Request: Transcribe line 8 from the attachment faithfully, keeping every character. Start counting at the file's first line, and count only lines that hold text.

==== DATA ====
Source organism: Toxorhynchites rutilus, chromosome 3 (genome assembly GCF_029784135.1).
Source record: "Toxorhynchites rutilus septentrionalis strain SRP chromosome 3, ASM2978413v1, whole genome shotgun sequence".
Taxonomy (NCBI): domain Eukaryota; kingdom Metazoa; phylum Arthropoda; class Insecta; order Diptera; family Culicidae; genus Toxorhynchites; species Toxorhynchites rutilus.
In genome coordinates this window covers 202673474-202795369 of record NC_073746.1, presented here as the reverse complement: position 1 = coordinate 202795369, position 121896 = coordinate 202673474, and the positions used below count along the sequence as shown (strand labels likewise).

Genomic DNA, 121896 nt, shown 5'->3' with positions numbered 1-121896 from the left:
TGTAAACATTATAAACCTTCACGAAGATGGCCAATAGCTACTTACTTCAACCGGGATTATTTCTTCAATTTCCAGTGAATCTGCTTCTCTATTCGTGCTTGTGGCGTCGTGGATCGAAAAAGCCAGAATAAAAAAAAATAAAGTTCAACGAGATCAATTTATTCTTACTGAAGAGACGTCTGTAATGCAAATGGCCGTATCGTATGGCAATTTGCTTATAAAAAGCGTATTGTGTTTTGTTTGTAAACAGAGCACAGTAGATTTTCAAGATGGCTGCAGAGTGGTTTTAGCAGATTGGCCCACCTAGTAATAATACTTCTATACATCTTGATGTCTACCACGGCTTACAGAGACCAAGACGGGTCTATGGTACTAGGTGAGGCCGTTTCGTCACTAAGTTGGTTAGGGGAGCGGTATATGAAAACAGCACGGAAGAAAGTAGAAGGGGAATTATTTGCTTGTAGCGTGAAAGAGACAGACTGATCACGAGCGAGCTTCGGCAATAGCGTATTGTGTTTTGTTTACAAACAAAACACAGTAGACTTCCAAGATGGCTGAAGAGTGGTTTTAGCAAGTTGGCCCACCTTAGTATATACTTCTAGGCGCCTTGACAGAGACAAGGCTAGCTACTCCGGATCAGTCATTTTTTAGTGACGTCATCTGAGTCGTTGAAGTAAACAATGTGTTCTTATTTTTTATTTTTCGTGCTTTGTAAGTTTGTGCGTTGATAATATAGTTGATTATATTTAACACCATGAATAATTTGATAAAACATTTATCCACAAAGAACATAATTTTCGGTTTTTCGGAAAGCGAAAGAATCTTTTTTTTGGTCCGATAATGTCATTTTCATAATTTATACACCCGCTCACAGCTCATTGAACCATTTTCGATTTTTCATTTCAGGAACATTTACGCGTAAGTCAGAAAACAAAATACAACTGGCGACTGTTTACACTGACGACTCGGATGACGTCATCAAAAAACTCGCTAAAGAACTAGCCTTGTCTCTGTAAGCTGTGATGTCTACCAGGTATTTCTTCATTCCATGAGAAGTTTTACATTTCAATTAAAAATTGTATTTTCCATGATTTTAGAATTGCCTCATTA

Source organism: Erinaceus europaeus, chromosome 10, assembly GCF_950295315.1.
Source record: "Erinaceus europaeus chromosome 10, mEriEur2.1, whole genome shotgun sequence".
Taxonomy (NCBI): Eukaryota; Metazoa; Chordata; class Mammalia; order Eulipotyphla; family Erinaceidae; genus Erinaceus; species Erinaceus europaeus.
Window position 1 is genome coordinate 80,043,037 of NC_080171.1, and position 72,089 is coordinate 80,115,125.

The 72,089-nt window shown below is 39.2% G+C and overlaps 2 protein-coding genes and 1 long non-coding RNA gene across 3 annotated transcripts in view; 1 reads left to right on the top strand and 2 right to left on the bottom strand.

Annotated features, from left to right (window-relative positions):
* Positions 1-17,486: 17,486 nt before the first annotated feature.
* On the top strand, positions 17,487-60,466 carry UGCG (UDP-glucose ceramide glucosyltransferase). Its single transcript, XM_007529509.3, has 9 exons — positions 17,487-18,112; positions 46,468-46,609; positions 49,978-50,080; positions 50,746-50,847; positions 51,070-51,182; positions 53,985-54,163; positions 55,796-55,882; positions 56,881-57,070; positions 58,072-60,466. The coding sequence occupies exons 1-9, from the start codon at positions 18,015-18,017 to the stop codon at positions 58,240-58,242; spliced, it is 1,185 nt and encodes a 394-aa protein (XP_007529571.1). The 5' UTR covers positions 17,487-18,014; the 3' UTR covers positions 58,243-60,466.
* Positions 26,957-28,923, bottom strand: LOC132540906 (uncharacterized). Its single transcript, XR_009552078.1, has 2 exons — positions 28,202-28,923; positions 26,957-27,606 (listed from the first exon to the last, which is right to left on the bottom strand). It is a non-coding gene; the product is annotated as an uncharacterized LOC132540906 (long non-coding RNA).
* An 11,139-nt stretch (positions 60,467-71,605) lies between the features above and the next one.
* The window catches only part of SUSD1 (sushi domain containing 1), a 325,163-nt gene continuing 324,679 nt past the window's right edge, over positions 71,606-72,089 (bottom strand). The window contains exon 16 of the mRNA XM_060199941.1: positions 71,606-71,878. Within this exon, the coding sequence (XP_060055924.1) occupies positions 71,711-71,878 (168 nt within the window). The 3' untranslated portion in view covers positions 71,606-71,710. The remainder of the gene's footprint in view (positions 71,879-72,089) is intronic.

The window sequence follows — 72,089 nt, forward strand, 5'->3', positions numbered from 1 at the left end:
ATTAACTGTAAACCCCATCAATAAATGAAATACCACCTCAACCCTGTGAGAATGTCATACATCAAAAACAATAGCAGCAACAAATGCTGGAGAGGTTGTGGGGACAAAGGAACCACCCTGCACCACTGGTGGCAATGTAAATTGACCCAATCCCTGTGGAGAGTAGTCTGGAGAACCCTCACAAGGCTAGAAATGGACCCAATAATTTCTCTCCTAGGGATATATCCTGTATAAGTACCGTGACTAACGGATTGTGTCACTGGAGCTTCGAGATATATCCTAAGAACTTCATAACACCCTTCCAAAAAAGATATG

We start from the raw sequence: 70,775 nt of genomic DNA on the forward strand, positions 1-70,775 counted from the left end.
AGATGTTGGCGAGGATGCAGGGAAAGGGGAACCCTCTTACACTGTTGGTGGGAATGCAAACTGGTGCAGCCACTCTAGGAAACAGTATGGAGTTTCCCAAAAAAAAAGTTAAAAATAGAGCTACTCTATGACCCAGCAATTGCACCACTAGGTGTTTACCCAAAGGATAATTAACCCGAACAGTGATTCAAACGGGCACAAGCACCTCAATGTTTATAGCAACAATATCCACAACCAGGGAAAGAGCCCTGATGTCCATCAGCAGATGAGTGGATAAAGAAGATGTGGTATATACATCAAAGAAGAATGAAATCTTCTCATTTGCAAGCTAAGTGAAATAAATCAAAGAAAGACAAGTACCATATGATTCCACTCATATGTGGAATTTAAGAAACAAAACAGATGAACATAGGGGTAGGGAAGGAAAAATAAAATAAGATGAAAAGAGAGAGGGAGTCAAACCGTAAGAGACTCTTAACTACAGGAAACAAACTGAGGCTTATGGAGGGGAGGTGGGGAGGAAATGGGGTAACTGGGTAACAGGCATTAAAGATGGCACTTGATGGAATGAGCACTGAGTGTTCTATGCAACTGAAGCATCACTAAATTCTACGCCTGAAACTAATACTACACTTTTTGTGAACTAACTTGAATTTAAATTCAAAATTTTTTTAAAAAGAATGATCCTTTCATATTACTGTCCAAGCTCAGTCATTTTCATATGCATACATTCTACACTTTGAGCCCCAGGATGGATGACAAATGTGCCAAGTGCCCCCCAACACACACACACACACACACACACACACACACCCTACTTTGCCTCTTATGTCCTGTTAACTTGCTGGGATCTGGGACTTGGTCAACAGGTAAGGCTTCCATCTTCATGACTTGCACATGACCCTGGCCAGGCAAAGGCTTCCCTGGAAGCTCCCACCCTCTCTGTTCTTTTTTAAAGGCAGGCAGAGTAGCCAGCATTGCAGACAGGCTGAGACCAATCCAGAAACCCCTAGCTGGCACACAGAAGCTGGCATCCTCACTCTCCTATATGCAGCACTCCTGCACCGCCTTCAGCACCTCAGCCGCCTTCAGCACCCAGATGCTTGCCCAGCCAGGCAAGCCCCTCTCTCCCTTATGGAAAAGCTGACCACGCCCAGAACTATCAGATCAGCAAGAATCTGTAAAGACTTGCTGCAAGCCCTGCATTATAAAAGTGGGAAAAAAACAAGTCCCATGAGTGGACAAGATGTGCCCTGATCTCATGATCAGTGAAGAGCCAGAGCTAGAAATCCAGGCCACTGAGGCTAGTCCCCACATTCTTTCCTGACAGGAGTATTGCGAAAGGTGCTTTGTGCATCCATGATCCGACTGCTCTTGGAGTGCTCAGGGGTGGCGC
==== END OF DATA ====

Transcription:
Source record: "Erinaceus europaeus chromosome 10, mEriEur2.1, whole genome shotgun sequence".